Young Australians should move to regional Australia and pick fruit because it is a "great Instagram moment," Deputy Prime Minister Michael McCormack has said.
Farmers across Australia have warned that crops are set to be destroyed because labour shortages caused by the pandemic mean they can't be harvested, but the government says measures to encourage the unemployed to move to the regions will help.
The government will also allow 12-month extensions for visas for backpackers, seasonal workers and Pacific Islanders to stay in Australia and help with fruit-picking and reduce labour shortfalls.
In a speech to the Regional Australia Institute Mr McCormack said Australian farmers were looking at a bumper harvest and encouraged young Australians to move as it would be good for social media.
"If you know somebody who might be on the coast who might be lounging around with a surfboard, tell them to come to the regions," Mr McCormack said in the address.
"Tell them to bring their mobile with them, because it would be a great Instagram moment for them to get up the tree, pick some fruit, who knows they might take some friends with them, they might make new friends, they might meet the love of their life."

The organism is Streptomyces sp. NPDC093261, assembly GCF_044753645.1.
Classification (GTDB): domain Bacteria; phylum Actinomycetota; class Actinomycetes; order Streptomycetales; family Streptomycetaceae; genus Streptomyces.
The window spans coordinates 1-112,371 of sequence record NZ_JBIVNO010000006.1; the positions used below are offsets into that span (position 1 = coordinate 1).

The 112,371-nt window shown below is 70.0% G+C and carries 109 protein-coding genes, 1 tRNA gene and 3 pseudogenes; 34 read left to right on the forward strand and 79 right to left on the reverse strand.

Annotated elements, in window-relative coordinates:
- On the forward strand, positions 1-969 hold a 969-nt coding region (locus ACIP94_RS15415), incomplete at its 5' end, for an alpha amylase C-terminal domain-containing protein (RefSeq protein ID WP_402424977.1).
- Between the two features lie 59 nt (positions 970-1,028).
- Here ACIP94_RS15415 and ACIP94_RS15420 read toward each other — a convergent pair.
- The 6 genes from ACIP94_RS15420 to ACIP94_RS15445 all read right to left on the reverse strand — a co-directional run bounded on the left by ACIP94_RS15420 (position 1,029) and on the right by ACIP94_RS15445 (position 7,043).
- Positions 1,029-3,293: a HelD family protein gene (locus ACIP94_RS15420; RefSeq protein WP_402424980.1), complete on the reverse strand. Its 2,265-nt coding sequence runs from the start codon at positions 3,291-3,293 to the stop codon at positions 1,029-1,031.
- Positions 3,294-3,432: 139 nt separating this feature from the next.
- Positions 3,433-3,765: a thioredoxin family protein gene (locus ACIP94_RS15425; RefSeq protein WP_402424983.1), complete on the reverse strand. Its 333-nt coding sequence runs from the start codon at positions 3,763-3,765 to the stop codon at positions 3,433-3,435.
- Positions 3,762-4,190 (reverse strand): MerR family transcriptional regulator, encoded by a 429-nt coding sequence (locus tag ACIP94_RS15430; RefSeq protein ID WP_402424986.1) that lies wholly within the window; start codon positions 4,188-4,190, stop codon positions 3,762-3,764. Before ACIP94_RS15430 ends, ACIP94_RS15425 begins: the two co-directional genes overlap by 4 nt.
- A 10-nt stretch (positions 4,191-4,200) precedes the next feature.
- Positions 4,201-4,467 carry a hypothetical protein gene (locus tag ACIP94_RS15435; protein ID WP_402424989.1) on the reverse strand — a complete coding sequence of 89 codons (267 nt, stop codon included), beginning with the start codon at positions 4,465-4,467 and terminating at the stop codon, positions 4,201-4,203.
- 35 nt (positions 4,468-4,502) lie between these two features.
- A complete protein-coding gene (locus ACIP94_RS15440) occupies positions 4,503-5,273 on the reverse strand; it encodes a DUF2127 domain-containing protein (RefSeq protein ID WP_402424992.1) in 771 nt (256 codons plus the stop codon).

"It's all out there in regional Australia!"
Doubling down on the comments in a press conference, Mr McCormack said "the best form of welfare is a job" and that working on farms was well-paid.
The West Australian government advertising campaign encouraging young people in that state to take up fruit picking jobs was recently criticised for featuring images that were oerly stylised and didn't represent the challenging physical nature of the work.
The new measures set to be announced by the government in next week's budget would allow people on JobSeeker to earn up to $300 by working on a farm without experiencing a reduction in the welfare payment.
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